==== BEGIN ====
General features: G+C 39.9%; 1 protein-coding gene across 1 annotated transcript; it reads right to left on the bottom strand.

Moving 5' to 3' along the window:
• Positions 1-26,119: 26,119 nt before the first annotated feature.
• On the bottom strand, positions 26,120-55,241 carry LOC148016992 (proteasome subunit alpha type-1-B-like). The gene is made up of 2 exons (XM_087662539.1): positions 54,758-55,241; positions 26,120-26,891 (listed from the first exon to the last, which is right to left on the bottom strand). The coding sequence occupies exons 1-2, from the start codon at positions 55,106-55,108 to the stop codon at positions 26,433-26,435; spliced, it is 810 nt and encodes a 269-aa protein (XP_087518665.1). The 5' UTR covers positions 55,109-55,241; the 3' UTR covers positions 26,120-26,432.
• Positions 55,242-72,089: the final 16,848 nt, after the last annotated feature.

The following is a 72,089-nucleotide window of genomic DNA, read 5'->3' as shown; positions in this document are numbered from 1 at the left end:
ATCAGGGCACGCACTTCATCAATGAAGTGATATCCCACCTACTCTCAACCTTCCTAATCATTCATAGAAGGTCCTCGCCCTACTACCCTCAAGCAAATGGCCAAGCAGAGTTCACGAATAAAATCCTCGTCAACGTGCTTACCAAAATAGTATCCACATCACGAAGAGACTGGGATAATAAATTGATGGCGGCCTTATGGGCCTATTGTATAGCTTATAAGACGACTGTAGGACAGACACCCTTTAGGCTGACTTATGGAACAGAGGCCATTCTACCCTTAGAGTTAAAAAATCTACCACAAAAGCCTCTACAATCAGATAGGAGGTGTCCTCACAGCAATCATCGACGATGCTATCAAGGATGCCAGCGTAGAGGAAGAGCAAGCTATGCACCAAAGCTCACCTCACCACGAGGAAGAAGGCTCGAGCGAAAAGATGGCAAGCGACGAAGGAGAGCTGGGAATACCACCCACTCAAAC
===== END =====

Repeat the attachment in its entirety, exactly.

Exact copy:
General features: G+C 39.9%; 1 protein-coding gene across 1 annotated transcript; it reads right to left on the bottom strand.

Moving 5' to 3' along the window:
• Positions 1-26,119: 26,119 nt before the first annotated feature.
• On the bottom strand, positions 26,120-55,241 carry LOC148016992 (proteasome subunit alpha type-1-B-like). The gene is made up of 2 exons (XM_087662539.1): positions 54,758-55,241; positions 26,120-26,891 (listed from the first exon to the last, which is right to left on the bottom strand). The coding sequence occupies exons 1-2, from the start codon at positions 55,106-55,108 to the stop codon at positions 26,433-26,435; spliced, it is 810 nt and encodes a 269-aa protein (XP_087518665.1). The 5' UTR covers positions 55,109-55,241; the 3' UTR covers positions 26,120-26,432.
• Positions 55,242-72,089: the final 16,848 nt, after the last annotated feature.

The following is a 72,089-nucleotide window of genomic DNA, read 5'->3' as shown; positions in this document are numbered from 1 at the left end:
ATCAGGGCACGCACTTCATCAATGAAGTGATATCCCACCTACTCTCAACCTTCCTAATCATTCATAGAAGGTCCTCGCCCTACTACCCTCAAGCAAATGGCCAAGCAGAGTTCACGAATAAAATCCTCGTCAACGTGCTTACCAAAATAGTATCCACATCACGAAGAGACTGGGATAATAAATTGATGGCGGCCTTATGGGCCTATTGTATAGCTTATAAGACGACTGTAGGACAGACACCCTTTAGGCTGACTTATGGAACAGAGGCCATTCTACCCTTAGAGTTAAAAAATCTACCACAAAAGCCTCTACAATCAGATAGGAGGTGTCCTCACAGCAATCATCGACGATGCTATCAAGGATGCCAGCGTAGAGGAAGAGCAAGCTATGCACCAAAGCTCACCTCACCACGAGGAAGAAGGCTCGAGCGAAAAGATGGCAAGCGACGAAGGAGAGCTGGGAATACCACCCACTCAAAC